2. Description of the Prior Art
Airplane hijackings are oftentimes accomplished by the hijacker being able to threaten passengers or flight attendants in order to coerce the flight crew personnel to fly the plane to the hijacker's destination. Recent events indicate that the hijackers may now seek to commandeer the plane and actually take the flight controls for the hijacker's intended purpose. It is therefore imperative that airliners be designed such that the flight crew personnel can exercise some control over the passenger section of the aircraft without exiting the flight crew compartment, and it is further imperative that airliners be designed such that access to the flight crew compartment is denied to those individuals having intent to harm the flight crew personnel or commandeer the aircraft. The Applicant, a pediatric dentist, immobilizes or places individuals in a sedate state on a daily basis through the use of nitrous oxide (N2O) and oxygen (O2) in the dental operatory. The individual does not lose consciousness, but is placed in a semi-conscious state having virtually no motor faculties. Such a system installed to operate in the passenger section of an aircraft and controlled by the flight crew personnel would provide an inexpensive and effective means by which the flight crew personnel could control the passenger space from the flight crew compartment when an incident was in progress.
An object of the present invention is to provide for a novel deterrent to aircraft hijacking, which would allow the flight crew personnel to immobilize passengers in the passenger portion of the aircraft with the introduction of a pressurized gas, such as nitrous oxide.
A further object of the present invention is to provide for a novel deterrent to aircraft hijacking wherein the system allows the flight crew personnel to place the passengers into an immobilized semi-conscious state with virtually no motor faculties until the system is purged by the flight crew personnel.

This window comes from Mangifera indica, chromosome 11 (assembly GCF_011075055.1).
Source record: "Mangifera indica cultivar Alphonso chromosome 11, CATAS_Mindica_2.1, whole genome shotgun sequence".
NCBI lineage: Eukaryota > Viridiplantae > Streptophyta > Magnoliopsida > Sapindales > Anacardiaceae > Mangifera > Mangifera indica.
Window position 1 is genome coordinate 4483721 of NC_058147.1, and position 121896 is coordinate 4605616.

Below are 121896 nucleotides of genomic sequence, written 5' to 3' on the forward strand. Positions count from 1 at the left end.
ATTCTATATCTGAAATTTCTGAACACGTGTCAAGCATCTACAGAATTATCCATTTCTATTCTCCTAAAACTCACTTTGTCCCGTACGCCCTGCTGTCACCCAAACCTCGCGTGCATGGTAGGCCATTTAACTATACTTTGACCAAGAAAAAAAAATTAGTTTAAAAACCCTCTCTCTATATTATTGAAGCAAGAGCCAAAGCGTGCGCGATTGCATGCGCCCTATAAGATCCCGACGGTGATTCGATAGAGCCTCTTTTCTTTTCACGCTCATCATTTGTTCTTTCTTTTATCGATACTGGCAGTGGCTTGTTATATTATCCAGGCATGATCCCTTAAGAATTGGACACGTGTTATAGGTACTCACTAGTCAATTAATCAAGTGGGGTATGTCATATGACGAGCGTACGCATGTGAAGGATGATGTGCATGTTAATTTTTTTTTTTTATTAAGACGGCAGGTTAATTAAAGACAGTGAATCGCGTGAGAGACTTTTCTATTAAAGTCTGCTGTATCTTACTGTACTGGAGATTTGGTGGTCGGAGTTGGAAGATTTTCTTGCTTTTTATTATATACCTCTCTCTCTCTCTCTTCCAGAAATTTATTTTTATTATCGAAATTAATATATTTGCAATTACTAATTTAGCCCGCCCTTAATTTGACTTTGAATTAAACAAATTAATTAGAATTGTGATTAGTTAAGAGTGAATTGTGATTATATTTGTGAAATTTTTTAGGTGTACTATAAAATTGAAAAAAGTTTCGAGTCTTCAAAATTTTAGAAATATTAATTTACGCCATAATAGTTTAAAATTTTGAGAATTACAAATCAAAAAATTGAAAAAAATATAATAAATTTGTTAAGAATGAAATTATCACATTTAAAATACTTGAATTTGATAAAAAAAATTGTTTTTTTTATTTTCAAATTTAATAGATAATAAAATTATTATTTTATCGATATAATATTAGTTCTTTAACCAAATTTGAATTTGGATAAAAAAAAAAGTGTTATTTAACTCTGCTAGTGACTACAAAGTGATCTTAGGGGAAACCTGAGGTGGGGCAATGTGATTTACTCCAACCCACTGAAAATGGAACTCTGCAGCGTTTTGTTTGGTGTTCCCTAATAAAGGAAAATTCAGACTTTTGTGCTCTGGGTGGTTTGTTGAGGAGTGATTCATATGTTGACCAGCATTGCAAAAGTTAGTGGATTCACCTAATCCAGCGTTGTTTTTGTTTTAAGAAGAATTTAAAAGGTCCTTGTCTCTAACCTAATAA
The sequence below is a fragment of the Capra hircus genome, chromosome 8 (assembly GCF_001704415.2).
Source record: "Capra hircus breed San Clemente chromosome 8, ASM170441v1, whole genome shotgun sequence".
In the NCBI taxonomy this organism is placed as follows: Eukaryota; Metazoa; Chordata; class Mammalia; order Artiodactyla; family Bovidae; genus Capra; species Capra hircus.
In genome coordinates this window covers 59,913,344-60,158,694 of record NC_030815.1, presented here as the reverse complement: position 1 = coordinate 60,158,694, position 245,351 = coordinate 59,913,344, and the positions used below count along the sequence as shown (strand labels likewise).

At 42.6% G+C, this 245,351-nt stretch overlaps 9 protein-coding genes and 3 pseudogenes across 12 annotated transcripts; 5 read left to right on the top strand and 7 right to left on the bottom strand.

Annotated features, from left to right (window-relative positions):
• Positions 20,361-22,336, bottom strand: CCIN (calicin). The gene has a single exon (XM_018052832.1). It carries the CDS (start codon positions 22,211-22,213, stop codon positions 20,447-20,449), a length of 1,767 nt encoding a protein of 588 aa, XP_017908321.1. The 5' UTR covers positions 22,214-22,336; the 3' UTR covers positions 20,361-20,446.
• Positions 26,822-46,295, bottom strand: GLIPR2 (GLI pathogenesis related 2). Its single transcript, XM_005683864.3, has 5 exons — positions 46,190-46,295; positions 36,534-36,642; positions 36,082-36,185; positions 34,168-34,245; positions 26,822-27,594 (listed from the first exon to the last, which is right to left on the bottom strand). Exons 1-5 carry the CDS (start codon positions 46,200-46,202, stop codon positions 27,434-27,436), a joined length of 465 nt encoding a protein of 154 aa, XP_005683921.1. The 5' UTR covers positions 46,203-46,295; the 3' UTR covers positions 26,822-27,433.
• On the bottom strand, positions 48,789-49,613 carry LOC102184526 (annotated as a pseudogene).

A still further object of the present invention is to provide for a novel air craft hijacking deterrent which is easily installed on present aircraft and does not interfere with the normal operation of the aircraft.
A pilot controlled relative analgesia system in which there would be located in the aircraft, possibly in the storage or luggage portion of the aircraft below the passenger deck, a pressurized source of gas capable of immobilizing individuals by placing them in a semi-conscious state, such gas including but not limited to nitrous oxide, and a control system positioned in the flight crew compartment either manual or electronic in nature for the deployment of the gas into the passenger portion of the airplane when a flight emergency in the form of a possible hijacking exists. The concentration level of nitrous oxide would be achieved and maintained until the flight crew/air marshall with self-contained breathing apparatus could enter the passenger cabin and restrain and secure the appropriate individuals or alternatively maintain the level of nitrous oxide gas until the plane could be safely landed.